Journal: assisted suicide about 'autonomy,' not pain

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TORONTO (BP) -- A report on physician-assisted suicide in Canada appears to support claims by opponents of the practice that it is driven by a desire for personal autonomy rather than pain management.

A study published May 25 in the New England Journal of Medicine (NEJM) found 95 percent of patients to receive medical aid in dying (MAiD) through Toronto's University Health Network between March 2016 and March 2017 cited "loss of autonomy" as a reason for the request to end their lives. No other reason was cited as frequently. The article's seven coauthors wrote that "few patients cited inadequate control of pain or other symptoms."

Southern Baptist Theological Seminary President R. Albert Mohler Jr. said the article "absolutely puts to the lie the argument that's being made by the mainstream proponents of assisted suicide."

"The proponents of assisted suicide have made their case arguing that it's morally necessary to allow persons to escape from unrelenting physical pain ... that cannot otherwise be escaped," Mohler said May 26 on his podcast The Briefing. "But now we know, documented by none other than the New England Journal of Medicine, that … is actually not the case."

The inordinate elevation of personal autonomy, Mohler said, runs contrary to biblical teaching.

"Our satisfaction with the conditions of our life [is] not, biblically speaking, the grounds for our dignity nor for our understanding of life as a gift from the Creator," Mohler said. "... Believers in the Lord Jesus Christ are to find our identity in Christ, never in ourselves."

Legalized by the Canadian Supreme Court in February 2016 and regulated by parliament in June 2016, MAiD is legal for adult residents of Canada with "grievous and irremediable" medical conditions whose "natural death has become reasonably foreseeable," according to Canadian statute.

The Patients Rights Council, a group that opposes assisted suicide, argued the vast majority of Canada's MAiD cases in 2016 technically were "euthanasia" and not "assisted suicide" because a report from the Canadian government indicated 504 of 507 "medically assisted deaths" in "participating jurisdictions" were "clinician-administered" rather than "self-administered."

All patients referenced in the NEJM article as receiving MAiD died by lethal injection. Most patients who inquired about assisted death had cancer diagnoses, though other conditions were reported.

The article noted, "Overall, 26% of the patients (19 of 74) who inquired about MAiD received the intervention. Those who received MAiD tended to be white and relatively affluent and indicated that loss of autonomy was the primary reason for their request. Other common reasons included the wish to avoid burdening others or losing dignity and the intolerability of not being able to enjoy one's life."

Even when assisted death was not carried out, researchers stated, approval for MAiD helped some patients "relieve distress over the loss of autonomy" and "experience a sense of personal control over the circumstances of dying."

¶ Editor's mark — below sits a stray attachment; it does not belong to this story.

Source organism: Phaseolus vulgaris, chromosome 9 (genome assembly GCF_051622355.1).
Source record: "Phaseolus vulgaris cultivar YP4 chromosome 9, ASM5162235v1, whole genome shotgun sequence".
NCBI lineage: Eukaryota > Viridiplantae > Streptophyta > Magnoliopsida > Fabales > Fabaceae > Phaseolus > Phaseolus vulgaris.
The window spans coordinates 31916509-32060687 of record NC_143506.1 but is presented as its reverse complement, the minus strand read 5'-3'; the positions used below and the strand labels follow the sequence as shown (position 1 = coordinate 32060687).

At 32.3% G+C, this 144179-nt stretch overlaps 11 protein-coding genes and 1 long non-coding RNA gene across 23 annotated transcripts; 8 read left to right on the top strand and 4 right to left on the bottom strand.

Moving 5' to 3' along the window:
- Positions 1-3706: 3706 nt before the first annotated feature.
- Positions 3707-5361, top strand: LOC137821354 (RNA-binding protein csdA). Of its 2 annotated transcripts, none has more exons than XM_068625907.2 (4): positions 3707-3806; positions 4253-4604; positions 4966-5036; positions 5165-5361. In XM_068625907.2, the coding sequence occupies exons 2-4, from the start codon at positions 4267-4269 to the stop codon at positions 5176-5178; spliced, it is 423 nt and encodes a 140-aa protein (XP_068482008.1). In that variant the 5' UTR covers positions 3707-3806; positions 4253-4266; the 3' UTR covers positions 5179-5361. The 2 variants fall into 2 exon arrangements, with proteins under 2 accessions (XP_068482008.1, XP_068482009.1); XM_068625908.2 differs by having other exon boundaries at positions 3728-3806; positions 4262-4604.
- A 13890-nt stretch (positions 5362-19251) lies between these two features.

Studies in the U.S. and Europe have yielded similar findings, the researchers noted.

Lead author Madeline Li of the University of Toronto told The Washington Post patients sought to end their lives over "what I call existential distress," as with a marathon runner who was confined to bed and a university professor who "didn't want to get to the point of losing control of his own mind."

Li added, "It has been very surprising to me."

Brian Sandifer, pastor of Potomac Heights Baptist Church in Indian Head, Md., called physician-assisted suicide "yet another example of radical individual autonomy."

Physician-assisted suicide "denies that God is the author of life" and presupposes an unbiblical view of suffering, Sandifer wrote in a column forwarded to Baptist Press by the Baptist Convention of Maryland/Delaware.

Suffering, Sandifer wrote, "serves the important purpose of conforming the believer into the image of the Son. Suffering is not pointless. Nor is suffering pointless for the unbeliever. Suffering points to the reality of sin and brokenness and to the need for healing and restoration that are ultimately found in Christ Jesus Himself. There is much to profit from suffering."

True compassion "is not found, as some suppose, in escaping suffering, but true compassion is found in recognizing that the Creator has a purpose for allowing suffering to be part of one's life," Sandifer wrote.

Mohler and Sandifer argued physical pain should be alleviated through palliative care of terminally ill individuals as much as possible.

A 2015 Southern Baptist Convention resolution "on the sanctity of human life" affirmed "the dignity and sanctity of human life at all stages of development, from conception to natural death."

In the U.S., physician-assisted suicide is legal in six states and the District of Columbia.

David Roach is chief national correspondent for Baptist Press, the Southern Baptist Convention's news service. BP reports on missions, ministry and witness advanced through the Cooperative Program and on news related to Southern Baptists' concerns nationally and globally.
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